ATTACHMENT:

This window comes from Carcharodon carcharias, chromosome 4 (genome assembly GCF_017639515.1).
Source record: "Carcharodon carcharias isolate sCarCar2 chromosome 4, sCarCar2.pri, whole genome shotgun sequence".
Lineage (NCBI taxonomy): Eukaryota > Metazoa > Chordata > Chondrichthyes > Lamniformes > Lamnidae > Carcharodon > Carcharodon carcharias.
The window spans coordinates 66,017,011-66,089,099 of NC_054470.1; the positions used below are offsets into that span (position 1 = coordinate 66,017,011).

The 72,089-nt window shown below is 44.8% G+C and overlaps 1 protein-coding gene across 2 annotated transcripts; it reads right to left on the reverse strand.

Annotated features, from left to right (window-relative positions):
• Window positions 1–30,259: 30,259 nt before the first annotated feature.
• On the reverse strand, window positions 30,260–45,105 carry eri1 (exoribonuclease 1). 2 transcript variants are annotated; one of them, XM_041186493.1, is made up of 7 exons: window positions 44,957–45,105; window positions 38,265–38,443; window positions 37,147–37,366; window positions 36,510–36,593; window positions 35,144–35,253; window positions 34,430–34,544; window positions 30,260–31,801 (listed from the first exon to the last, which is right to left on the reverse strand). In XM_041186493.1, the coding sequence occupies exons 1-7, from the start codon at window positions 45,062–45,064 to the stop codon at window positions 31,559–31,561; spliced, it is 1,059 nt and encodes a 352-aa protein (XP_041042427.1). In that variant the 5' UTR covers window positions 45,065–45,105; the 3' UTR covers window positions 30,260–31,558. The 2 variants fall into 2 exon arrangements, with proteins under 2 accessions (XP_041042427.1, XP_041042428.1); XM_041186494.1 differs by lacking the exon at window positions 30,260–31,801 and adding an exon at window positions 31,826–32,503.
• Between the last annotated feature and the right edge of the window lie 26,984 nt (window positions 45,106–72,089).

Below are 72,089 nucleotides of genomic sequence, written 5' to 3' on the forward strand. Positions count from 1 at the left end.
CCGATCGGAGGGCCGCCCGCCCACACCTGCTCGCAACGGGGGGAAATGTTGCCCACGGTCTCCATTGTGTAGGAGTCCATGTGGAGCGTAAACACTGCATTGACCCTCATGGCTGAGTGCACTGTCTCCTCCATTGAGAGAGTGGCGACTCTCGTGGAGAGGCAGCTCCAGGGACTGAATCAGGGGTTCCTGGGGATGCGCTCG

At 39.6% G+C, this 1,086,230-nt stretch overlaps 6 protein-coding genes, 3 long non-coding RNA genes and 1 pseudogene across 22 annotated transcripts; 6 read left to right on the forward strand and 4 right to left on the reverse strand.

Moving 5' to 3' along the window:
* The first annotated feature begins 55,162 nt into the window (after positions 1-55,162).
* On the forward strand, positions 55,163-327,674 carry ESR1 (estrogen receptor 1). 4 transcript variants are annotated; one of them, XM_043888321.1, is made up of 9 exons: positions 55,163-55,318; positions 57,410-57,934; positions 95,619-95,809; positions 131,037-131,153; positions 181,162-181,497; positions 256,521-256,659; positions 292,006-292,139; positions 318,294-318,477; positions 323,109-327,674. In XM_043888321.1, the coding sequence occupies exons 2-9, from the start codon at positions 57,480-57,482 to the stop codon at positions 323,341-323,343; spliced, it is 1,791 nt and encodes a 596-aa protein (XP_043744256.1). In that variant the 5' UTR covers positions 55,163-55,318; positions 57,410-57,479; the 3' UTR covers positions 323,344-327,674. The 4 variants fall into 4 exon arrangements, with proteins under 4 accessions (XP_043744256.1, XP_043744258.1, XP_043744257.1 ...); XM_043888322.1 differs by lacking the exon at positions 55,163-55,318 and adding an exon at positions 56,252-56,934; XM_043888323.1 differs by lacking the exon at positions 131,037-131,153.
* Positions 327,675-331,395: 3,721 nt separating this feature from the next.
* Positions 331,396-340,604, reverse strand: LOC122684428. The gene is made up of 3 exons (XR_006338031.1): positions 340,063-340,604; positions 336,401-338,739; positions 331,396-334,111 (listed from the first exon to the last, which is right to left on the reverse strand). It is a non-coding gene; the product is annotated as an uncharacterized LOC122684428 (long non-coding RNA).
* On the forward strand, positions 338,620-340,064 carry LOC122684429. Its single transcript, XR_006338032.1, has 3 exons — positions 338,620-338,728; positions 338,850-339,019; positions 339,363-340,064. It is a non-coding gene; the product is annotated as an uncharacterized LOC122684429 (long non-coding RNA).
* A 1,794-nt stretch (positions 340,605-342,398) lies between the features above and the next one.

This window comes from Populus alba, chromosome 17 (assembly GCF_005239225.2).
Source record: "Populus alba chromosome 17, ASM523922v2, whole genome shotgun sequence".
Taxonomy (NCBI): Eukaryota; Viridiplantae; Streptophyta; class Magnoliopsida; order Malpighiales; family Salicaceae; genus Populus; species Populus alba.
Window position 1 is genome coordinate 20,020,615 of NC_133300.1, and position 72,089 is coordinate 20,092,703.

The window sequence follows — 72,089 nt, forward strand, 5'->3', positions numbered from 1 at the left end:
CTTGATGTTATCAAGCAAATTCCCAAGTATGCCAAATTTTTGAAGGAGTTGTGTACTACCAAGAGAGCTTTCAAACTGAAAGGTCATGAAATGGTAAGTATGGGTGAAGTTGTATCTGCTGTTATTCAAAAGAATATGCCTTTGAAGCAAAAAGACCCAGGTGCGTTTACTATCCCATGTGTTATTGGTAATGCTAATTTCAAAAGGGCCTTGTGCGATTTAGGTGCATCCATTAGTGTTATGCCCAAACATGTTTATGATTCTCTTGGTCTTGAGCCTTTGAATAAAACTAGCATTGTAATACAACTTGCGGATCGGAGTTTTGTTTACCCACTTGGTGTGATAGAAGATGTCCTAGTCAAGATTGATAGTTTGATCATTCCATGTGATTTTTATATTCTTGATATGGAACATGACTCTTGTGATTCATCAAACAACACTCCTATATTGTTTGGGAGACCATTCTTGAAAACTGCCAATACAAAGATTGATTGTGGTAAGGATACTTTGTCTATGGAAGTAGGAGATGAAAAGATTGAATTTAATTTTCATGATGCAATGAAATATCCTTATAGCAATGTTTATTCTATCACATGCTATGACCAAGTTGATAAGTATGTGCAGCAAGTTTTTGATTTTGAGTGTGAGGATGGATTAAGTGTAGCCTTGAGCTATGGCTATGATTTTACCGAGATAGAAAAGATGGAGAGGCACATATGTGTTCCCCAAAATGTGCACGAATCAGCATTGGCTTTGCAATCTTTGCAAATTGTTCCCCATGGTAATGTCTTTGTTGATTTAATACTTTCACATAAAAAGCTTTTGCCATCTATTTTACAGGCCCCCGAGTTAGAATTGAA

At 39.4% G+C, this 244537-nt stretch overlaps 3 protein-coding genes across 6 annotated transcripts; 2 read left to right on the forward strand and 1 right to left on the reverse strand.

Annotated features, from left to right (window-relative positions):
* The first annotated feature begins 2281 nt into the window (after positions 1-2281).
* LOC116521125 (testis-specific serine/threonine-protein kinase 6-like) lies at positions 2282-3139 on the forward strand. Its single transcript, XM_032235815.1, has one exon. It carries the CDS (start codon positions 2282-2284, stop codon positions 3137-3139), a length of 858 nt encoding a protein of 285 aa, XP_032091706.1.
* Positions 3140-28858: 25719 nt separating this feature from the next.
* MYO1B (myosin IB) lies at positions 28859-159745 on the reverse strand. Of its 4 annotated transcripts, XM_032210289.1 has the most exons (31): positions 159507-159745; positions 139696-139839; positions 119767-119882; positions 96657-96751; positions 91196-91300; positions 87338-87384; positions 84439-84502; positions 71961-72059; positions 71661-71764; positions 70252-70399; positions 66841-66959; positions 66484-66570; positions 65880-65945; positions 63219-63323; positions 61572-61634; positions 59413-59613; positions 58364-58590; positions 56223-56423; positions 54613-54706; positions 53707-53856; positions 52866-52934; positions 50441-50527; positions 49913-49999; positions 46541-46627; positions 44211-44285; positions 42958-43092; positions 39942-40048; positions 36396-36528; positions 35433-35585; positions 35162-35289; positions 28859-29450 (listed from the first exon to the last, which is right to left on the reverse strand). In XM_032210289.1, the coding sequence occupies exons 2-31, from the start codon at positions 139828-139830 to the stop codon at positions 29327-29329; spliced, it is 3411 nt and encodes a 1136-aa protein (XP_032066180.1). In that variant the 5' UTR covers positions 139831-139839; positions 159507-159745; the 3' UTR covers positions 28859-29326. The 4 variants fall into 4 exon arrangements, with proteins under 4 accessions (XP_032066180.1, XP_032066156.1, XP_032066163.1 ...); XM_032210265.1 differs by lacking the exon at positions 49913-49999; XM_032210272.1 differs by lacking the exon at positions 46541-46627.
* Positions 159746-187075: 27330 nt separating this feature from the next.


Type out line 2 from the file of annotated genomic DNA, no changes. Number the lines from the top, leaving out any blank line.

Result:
Source record: "Carcharodon carcharias isolate sCarCar2 chromosome 4, sCarCar2.pri, whole genome shotgun sequence".